Rule #4: Using Thumbnails

I'm amazed how often people will simply use a full sized image that they force size down.

Which of these looks better?

 

Image where the user simply sizes the full-sized image in HTML. Will typically link to larger image.

 

Separate thumbnail created for smaller image, links to larger image.

You may also have noticed that I put my screenshots inside of a box. Since I made the entire background a contrasting color to the background of the page, I didn't need to put a border around it. When writing for the web, it's important to break up your writing into bite sized chunks visually.

Rule #5: Using Bullet Points and Number Lists

If you're going to put together any sort of list, use bullet points or numbers. What I mean by that is to use the actual web versions of these.

Example 1: Manual number list

I have 5 things I have to do today:

1) Get up
2) Bathe
3) Eat
4) Work
5) Sleep

Example 2: Using HTML based numbering:

I have 5 things I have to do today:

  1. Get up
  2. Bathe
  3. Eat
  4. Work
  5. Sleep

Little things like indentions help break up the text and make it easier to read.

  • Family
  • Religion
  • Friendship

Those are the demons you must slay if you want to succeed in business.

Conclusions

Writing for the web does require some adjustment. But with a little practice, you can create articles that are both visually appealing as well as intellectually stimulating.

One final tip about the Stardock sites like JoeUser.com and WinCustomize.com -- if you write your article on another server, completely with images, save it, load it in a web browser, copy and paste it into the GUI editor on a Stardock site, the Stardock site will automatically put in the image paths into the HTML for you which can save quite a bit of work.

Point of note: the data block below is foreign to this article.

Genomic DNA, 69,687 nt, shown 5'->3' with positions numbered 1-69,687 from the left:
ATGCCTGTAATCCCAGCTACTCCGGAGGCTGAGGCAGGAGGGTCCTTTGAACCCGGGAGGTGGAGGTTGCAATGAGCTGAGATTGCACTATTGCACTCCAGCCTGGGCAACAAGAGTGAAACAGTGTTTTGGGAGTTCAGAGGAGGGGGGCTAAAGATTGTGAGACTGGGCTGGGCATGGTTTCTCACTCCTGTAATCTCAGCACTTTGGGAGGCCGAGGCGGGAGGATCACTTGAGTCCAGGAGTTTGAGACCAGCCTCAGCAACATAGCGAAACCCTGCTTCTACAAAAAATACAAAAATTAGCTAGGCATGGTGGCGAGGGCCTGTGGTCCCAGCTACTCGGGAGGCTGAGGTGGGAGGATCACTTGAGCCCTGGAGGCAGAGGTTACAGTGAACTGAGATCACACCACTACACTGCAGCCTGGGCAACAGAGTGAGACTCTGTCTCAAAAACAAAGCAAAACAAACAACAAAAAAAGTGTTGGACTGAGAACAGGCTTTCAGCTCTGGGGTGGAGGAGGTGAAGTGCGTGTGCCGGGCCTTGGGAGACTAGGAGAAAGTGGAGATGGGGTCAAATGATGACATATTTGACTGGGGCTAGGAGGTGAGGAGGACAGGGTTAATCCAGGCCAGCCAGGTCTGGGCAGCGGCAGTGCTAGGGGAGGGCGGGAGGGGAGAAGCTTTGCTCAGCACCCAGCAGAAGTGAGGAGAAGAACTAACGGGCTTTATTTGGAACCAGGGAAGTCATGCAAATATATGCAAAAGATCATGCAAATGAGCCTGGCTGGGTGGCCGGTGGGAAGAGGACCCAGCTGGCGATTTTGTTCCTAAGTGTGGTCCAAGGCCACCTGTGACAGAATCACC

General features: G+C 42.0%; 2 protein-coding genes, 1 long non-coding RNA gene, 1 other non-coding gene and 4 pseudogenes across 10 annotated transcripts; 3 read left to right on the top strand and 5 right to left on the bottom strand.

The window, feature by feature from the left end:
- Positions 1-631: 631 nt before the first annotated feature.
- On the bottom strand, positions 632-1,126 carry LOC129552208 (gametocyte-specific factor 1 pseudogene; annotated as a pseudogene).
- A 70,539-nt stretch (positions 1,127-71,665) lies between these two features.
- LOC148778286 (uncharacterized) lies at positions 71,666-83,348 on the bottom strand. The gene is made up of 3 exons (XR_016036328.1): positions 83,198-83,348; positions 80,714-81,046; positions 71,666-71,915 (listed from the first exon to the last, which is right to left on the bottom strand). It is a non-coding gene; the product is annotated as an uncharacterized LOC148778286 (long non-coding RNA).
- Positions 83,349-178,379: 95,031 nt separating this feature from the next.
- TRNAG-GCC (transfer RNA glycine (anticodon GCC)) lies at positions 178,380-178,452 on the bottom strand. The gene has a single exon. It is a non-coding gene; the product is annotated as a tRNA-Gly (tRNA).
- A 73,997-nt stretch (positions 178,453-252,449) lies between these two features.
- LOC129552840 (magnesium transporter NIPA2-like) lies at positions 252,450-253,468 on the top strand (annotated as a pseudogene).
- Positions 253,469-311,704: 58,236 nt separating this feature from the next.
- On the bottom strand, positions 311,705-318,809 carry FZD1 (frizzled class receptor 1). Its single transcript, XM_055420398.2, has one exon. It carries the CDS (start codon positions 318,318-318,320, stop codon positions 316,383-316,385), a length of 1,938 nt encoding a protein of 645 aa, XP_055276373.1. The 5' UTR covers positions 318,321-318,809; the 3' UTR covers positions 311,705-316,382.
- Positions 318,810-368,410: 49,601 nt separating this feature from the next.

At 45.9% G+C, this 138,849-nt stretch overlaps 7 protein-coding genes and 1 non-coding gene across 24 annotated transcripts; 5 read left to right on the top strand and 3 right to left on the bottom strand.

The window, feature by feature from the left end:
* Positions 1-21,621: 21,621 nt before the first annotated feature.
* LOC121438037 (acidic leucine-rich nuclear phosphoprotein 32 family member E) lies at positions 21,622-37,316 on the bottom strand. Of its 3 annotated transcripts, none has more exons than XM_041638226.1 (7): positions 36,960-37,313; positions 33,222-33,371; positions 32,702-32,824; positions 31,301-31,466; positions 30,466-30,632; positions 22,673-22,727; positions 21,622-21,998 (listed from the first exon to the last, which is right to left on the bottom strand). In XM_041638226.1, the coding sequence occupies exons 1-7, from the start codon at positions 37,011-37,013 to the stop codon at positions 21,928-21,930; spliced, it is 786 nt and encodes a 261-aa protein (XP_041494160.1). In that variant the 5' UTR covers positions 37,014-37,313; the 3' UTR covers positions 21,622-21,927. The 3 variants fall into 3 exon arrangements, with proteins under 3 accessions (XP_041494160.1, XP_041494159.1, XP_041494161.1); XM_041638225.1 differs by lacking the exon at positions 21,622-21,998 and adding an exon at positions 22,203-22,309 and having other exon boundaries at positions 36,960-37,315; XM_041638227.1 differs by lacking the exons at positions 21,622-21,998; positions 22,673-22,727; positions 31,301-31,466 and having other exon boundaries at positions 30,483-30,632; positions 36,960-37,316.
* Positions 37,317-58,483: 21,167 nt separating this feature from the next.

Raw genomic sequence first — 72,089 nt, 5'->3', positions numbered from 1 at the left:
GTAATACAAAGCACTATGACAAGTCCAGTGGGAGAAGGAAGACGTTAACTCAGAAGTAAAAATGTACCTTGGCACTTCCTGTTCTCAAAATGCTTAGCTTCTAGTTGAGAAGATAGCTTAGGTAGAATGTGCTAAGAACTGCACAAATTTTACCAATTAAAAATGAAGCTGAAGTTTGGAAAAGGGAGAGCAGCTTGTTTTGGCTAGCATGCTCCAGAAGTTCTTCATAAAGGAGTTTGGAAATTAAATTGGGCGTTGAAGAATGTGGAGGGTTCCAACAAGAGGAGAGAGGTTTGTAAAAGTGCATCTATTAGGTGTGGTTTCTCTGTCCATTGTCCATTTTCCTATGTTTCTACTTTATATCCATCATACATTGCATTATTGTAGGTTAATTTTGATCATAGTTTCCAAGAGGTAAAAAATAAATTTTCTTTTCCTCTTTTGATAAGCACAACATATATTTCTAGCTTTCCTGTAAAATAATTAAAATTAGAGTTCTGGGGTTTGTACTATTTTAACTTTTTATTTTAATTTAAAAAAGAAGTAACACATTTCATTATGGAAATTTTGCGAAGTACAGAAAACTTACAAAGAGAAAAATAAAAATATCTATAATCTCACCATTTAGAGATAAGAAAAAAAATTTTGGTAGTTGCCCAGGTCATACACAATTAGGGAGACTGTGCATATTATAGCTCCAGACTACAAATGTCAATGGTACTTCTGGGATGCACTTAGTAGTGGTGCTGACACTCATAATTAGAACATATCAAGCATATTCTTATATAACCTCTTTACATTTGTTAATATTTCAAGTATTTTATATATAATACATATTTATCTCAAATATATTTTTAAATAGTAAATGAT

Hope this helps.  Good luck!


Comments
on Nov 08, 2007
Very informative, Thanks

It's My Secret
on Nov 08, 2007

Thanks indeed Frogboy, this is good stuff. Never again will I use MS word to pre-build my documents before posting them online!!!

on Nov 08, 2007
Cool. Thanks for the tips.   
on Nov 08, 2007
Thanks for the tips, they will help
on Nov 08, 2007
Very informative.

When's the Writing for the Wiki one coming, I need help finishing my never ending article.
on Nov 08, 2007
Tables for layout? Blasphemy!
on Nov 08, 2007
Thank you Brad this does help with things I have going.
I'll be trying something very new here soon. Still working out a few bugs and finding the time to finish this project.

SGT
on Nov 09, 2007
Here's an online table maker for anyone that doesn't have the grasp of it. Table Maker Its real easy to use.
on Nov 09, 2007
When's the Writing for the Wiki one coming, I need help finishing my never ending article.


I'd just suggest looking at the other articles on the site to get an idea of how headers work, inserting images, etc. That's how I learned it (and I had never edited on a wiki before using the WC one).

I made a rather simple how-to for adding a page on the wiki: How to Add a New Page.
on Nov 10, 2007
I made a rather simple how-to for adding a page on the wiki: How to Add a New Page.


Thanks. Was pretty sure either you or sViz had written something.
on Nov 17, 2007
Sorry, I can't see any difference between the two weather widget shots. What am I overlooking?

As for the rest, thanks for the intelligent tips; I'll try to put them into action ASAP.